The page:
Getting Management Buy-in for Usability

If management isn’t implementing changes based on usability tests, they might not be convinced of the value of the data you’ve collected.

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Getting Management Buy-in for Usability

If management isn’t implementing changes based on usability tests, they might not be convinced of the value of the data you’ve collected.

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Q: Our company conducts usability studies on our major products, but most of the recommendations never seem to make it into the released products. I’m tired of seeing the same problems every release. How can I encourage my management to make more changes based on results of our usability tests?

If management isn’t implementing changes based on usability tests, they might not be convinced of the value of the data you’ve collected, or they might not be convinced of the value of usability.

We find that tying the usability data you have to bottom-line business metrics can convince management of the value of the data. For example, if you can show that Problem A reported in a usability study currently costs the company a certain dollar amount in Tech Support costs every year, and that Problem B caused the company to lose a certain dollar amount in sales, then the company will be more likely to follow the recommendations about Problems A and B that came from your usability test.

And, if you suspect management may not be that vested in usability, start a dialog with them to understand why. Did they have a bad experience with a past vendor or employee? Are they lacking in a basic understanding of User-Centered Design? Pinpoint the actual reasons they are reticent to follow through, then work to educate and involve them so they can see the process. We maintain that one of the best ways to get management buy-in is to have management actually watch usability research. It’s hard to argue with a struggling, live user in front of you.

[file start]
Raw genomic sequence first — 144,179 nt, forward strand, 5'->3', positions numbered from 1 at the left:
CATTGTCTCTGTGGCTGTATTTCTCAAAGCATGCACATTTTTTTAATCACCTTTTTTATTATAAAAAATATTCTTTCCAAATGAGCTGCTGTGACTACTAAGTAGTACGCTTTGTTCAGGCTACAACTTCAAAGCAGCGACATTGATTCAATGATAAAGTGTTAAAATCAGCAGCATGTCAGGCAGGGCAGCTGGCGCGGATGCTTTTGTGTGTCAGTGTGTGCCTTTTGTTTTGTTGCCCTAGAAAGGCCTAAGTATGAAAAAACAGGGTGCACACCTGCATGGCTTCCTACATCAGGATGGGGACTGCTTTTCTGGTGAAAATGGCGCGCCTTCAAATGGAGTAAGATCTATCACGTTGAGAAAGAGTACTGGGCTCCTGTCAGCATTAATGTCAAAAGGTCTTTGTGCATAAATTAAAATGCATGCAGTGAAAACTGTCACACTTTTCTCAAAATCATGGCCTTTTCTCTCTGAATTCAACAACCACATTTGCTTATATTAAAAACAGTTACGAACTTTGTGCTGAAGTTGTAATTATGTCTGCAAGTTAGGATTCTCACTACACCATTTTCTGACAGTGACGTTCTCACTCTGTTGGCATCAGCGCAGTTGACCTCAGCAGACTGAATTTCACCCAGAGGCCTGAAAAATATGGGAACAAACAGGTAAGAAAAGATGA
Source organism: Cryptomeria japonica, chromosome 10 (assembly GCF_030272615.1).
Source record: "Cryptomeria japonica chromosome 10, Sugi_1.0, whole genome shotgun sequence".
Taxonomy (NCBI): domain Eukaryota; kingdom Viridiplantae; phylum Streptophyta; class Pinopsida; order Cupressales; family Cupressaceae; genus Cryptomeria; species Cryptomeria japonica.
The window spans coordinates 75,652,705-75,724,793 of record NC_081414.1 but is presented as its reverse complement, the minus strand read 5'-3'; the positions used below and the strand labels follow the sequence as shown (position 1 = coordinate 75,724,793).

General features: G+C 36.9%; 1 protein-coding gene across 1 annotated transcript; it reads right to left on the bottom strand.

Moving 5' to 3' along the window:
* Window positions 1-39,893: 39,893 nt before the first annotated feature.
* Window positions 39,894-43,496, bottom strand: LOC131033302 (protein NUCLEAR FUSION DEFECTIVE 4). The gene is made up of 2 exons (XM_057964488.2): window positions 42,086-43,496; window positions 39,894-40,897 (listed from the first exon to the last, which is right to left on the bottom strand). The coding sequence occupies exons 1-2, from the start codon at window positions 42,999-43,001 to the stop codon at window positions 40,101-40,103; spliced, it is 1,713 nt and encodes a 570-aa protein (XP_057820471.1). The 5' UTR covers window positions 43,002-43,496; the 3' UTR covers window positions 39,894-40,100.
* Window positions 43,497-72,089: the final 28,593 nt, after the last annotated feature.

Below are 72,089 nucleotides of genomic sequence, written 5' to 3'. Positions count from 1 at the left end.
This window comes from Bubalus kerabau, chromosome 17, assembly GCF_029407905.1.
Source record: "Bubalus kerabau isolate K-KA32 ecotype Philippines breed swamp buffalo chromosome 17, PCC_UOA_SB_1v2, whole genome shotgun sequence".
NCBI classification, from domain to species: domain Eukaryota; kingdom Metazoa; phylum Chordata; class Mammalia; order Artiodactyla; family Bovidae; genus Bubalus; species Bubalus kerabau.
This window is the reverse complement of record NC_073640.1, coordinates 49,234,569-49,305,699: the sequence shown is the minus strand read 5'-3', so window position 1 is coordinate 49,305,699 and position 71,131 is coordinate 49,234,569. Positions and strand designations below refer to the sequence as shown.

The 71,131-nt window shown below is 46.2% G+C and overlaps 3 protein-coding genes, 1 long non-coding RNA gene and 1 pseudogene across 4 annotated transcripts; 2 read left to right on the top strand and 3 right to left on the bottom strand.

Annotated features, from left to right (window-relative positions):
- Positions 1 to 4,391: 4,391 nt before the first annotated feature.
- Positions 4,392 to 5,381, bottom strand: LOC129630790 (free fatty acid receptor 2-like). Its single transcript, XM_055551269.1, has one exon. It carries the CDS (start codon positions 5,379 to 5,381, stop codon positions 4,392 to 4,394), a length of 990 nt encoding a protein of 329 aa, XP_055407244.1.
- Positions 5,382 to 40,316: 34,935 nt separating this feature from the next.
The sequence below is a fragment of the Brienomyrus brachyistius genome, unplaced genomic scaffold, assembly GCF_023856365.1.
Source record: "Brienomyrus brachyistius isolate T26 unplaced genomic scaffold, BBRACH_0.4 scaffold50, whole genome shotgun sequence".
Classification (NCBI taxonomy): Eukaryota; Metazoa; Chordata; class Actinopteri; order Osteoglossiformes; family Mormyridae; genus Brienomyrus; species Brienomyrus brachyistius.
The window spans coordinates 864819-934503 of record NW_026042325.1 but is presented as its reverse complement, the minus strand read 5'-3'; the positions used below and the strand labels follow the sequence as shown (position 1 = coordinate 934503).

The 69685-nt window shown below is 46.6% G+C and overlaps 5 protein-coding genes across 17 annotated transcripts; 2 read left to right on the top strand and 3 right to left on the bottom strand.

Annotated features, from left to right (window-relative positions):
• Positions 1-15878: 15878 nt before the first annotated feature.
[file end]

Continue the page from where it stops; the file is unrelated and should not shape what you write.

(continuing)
Best of luck to you. Check in with us and let us know how things work out!

User Audience

Services & capabilities

Project Details

Technologies

Lynn Pausic

July 30, 2005

Getting Management Buy-in for Usability

If management isn’t implementing changes based on usability tests, they might not be convinced of the value of the data you’ve collected.

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Q: Our company conducts usability studies on our major products, but most of the recommendations never seem to make it into the released products. I’m tired of seeing the same problems every release. How can I encourage my management to make more changes based on results of our usability tests?

If management isn’t implementing changes based on usability tests, they might not be convinced of the value of the data you’ve collected, or they might not be convinced of the value of usability.

We find that tying the usability data you have to bottom-line business metrics can convince management of the value of the data. For example, if you can show that Problem A reported in a usability study currently costs the company a certain dollar amount in Tech Support costs every year, and that Problem B caused the company to lose a certain dollar amount in sales, then the company will be more likely to follow the recommendations about Problems A and B that came from your usability test.

And, if you suspect management may not be that vested in usability, start a dialog with them to understand why. Did they have a bad experience with a past vendor or employee? Are they lacking in a basic understanding of User-Centered Design? Pinpoint the actual reasons they are reticent to follow through, then work to educate and involve them so they can see the process. We maintain that one of the best ways to get management buy-in is to have management actually watch usability research. It’s hard to argue with a struggling, live user in front of you.

Best of luck to you. Check in with us and let us know how things work out!

User Audience

Services

Project Details

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